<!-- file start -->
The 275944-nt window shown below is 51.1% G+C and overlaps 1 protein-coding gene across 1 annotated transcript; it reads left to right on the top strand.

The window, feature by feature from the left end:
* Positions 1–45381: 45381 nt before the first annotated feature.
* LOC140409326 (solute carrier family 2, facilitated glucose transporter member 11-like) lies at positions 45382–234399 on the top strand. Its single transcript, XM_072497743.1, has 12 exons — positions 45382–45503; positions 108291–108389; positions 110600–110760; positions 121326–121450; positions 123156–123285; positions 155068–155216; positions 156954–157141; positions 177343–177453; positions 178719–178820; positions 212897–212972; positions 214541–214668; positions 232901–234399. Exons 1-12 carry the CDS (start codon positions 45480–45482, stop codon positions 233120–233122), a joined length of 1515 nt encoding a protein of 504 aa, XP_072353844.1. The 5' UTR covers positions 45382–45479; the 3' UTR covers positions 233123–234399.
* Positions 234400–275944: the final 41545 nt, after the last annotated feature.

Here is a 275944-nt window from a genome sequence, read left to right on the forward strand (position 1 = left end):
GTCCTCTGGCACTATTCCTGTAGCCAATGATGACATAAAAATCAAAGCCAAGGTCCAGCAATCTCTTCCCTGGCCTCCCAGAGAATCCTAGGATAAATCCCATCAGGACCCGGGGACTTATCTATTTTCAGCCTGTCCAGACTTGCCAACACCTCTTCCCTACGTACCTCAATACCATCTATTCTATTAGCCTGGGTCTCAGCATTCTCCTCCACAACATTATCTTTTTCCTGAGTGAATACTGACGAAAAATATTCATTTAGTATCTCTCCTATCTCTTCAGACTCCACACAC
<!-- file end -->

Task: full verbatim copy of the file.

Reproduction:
The 275944-nt window shown below is 51.1% G+C and overlaps 1 protein-coding gene across 1 annotated transcript; it reads left to right on the top strand.

The window, feature by feature from the left end:
* Positions 1–45381: 45381 nt before the first annotated feature.
* LOC140409326 (solute carrier family 2, facilitated glucose transporter member 11-like) lies at positions 45382–234399 on the top strand. Its single transcript, XM_072497743.1, has 12 exons — positions 45382–45503; positions 108291–108389; positions 110600–110760; positions 121326–121450; positions 123156–123285; positions 155068–155216; positions 156954–157141; positions 177343–177453; positions 178719–178820; positions 212897–212972; positions 214541–214668; positions 232901–234399. Exons 1-12 carry the CDS (start codon positions 45480–45482, stop codon positions 233120–233122), a joined length of 1515 nt encoding a protein of 504 aa, XP_072353844.1. The 5' UTR covers positions 45382–45479; the 3' UTR covers positions 233123–234399.
* Positions 234400–275944: the final 41545 nt, after the last annotated feature.

Here is a 275944-nt window from a genome sequence, read left to right on the forward strand (position 1 = left end):
GTCCTCTGGCACTATTCCTGTAGCCAATGATGACATAAAAATCAAAGCCAAGGTCCAGCAATCTCTTCCCTGGCCTCCCAGAGAATCCTAGGATAAATCCCATCAGGACCCGGGGACTTATCTATTTTCAGCCTGTCCAGACTTGCCAACACCTCTTCCCTACGTACCTCAATACCATCTATTCTATTAGCCTGGGTCTCAGCATTCTCCTCCACAACATTATCTTTTTCCTGAGTGAATACTGACGAAAAATATTCATTTAGTATCTCTCCTATCTCTTCAGACTCCACACAC